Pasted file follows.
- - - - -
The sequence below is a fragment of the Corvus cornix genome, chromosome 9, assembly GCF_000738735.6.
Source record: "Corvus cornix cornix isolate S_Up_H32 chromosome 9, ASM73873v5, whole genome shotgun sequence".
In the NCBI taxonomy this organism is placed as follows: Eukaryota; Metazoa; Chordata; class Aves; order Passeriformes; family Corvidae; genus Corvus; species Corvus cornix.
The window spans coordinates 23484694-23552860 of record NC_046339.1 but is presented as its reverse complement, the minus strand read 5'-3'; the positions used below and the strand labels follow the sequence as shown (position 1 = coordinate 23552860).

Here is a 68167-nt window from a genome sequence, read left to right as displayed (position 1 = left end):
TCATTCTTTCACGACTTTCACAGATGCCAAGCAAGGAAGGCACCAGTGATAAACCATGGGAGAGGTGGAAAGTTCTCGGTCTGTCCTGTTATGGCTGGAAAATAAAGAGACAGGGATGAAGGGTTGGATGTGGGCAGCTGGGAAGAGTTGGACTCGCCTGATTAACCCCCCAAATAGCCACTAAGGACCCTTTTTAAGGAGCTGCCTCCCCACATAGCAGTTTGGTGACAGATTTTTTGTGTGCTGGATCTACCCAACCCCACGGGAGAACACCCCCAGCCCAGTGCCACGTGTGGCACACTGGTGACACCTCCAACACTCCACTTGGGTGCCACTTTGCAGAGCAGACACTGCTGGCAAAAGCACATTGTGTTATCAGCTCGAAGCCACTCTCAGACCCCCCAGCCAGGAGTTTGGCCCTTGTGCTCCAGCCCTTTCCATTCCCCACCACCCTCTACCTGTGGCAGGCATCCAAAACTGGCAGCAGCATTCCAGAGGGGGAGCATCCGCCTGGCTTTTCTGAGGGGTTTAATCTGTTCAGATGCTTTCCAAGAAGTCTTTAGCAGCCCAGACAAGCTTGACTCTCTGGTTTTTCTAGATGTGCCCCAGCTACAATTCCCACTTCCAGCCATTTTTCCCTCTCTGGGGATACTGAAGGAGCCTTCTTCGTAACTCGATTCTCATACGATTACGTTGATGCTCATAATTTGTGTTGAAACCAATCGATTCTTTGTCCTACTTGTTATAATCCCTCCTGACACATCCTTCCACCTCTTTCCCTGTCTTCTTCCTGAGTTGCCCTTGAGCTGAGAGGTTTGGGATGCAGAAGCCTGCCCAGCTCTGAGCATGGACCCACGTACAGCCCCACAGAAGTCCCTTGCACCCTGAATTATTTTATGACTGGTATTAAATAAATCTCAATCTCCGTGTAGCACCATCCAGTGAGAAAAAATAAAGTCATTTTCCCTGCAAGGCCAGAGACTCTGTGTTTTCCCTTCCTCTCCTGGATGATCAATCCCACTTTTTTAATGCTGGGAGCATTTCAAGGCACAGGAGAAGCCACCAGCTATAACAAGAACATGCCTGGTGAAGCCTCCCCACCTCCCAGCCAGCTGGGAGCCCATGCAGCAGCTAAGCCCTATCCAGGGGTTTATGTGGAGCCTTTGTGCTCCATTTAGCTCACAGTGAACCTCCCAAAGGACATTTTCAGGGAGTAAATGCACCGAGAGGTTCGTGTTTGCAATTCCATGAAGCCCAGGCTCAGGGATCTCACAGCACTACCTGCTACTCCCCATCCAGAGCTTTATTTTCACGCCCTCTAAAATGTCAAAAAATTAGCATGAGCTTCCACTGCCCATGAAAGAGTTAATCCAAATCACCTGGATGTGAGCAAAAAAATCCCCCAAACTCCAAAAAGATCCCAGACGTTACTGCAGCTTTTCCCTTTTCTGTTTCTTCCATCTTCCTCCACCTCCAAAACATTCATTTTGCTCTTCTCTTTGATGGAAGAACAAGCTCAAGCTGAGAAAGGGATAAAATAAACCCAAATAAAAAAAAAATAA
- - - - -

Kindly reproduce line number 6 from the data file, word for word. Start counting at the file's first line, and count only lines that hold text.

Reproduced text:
TCATTCTTTCACGACTTTCACAGATGCCAAGCAAGGAAGGCACCAGTGATAAACCATGGGAGAGGTGGAAAGTTCTCGGTCTGTCCTGTTATGGCTGGAAAATAAAGAGACAGGGATGAAGGGTTGGATGTGGGCAGCTGGGAAGAGTTGGACTCGCCTGATTAACCCCCCAAATAGCCACTAAGGACCCTTTTTAAGGAGCTGCCTCCCCACATAGCAGTTTGGTGACAGATTTTTTGTGTGCTGGATCTACCCAACCCCACGGGAGAACACCCCCAGCCCAGTGCCACGTGTGGCACACTGGTGACACCTCCAACACTCCACTTGGGTGCCACTTTGCAGAGCAGACACTGCTGGCAAAAGCACATTGTGTTATCAGCTCGAAGCCACTCTCAGACCCCCCAGCCAGGAGTTTGGCCCTTGTGCTCCAGCCCTTTCCATTCCCCACCACCCTCTACCTGTGGCAGGCATCCAAAACTGGCAGCAGCATTCCAGAGGGGGAGCATCCGCCTGGCTTTTCTGAGGGGTTTAATCTGTTCAGATGCTTTCCAAGAAGTCTTTAGCAGCCCAGACAAGCTTGACTCTCTGGTTTTTCTAGATGTGCCCCAGCTACAATTCCCACTTCCAGCCATTTTTCCCTCTCTGGGGATACTGAAGGAGCCTTCTTCGTAACTCGATTCTCATACGATTACGTTGATGCTCATAATTTGTGTTGAAACCAATCGATTCTTTGTCCTACTTGTTATAATCCCTCCTGACACATCCTTCCACCTCTTTCCCTGTCTTCTTCCTGAGTTGCCCTTGAGCTGAGAGGTTTGGGATGCAGAAGCCTGCCCAGCTCTGAGCATGGACCCACGTACAGCCCCACAGAAGTCCCTTGCACCCTGAATTATTTTATGACTGGTATTAAATAAATCTCAATCTCCGTGTAGCACCATCCAGTGAGAAAAAATAAAGTCATTTTCCCTGCAAGGCCAGAGACTCTGTGTTTTCCCTTCCTCTCCTGGATGATCAATCCCACTTTTTTAATGCTGGGAGCATTTCAAGGCACAGGAGAAGCCACCAGCTATAACAAGAACATGCCTGGTGAAGCCTCCCCACCTCCCAGCCAGCTGGGAGCCCATGCAGCAGCTAAGCCCTATCCAGGGGTTTATGTGGAGCCTTTGTGCTCCATTTAGCTCACAGTGAACCTCCCAAAGGACATTTTCAGGGAGTAAATGCACCGAGAGGTTCGTGTTTGCAATTCCATGAAGCCCAGGCTCAGGGATCTCACAGCACTACCTGCTACTCCCCATCCAGAGCTTTATTTTCACGCCCTCTAAAATGTCAAAAAATTAGCATGAGCTTCCACTGCCCATGAAAGAGTTAATCCAAATCACCTGGATGTGAGCAAAAAAATCCCCCAAACTCCAAAAAGATCCCAGACGTTACTGCAGCTTTTCCCTTTTCTGTTTCTTCCATCTTCCTCCACCTCCAAAACATTCATTTTGCTCTTCTCTTTGATGGAAGAACAAGCTCAAGCTGAGAAAGGGATAAAATAAACCCAAATAAAAAAAAAATAA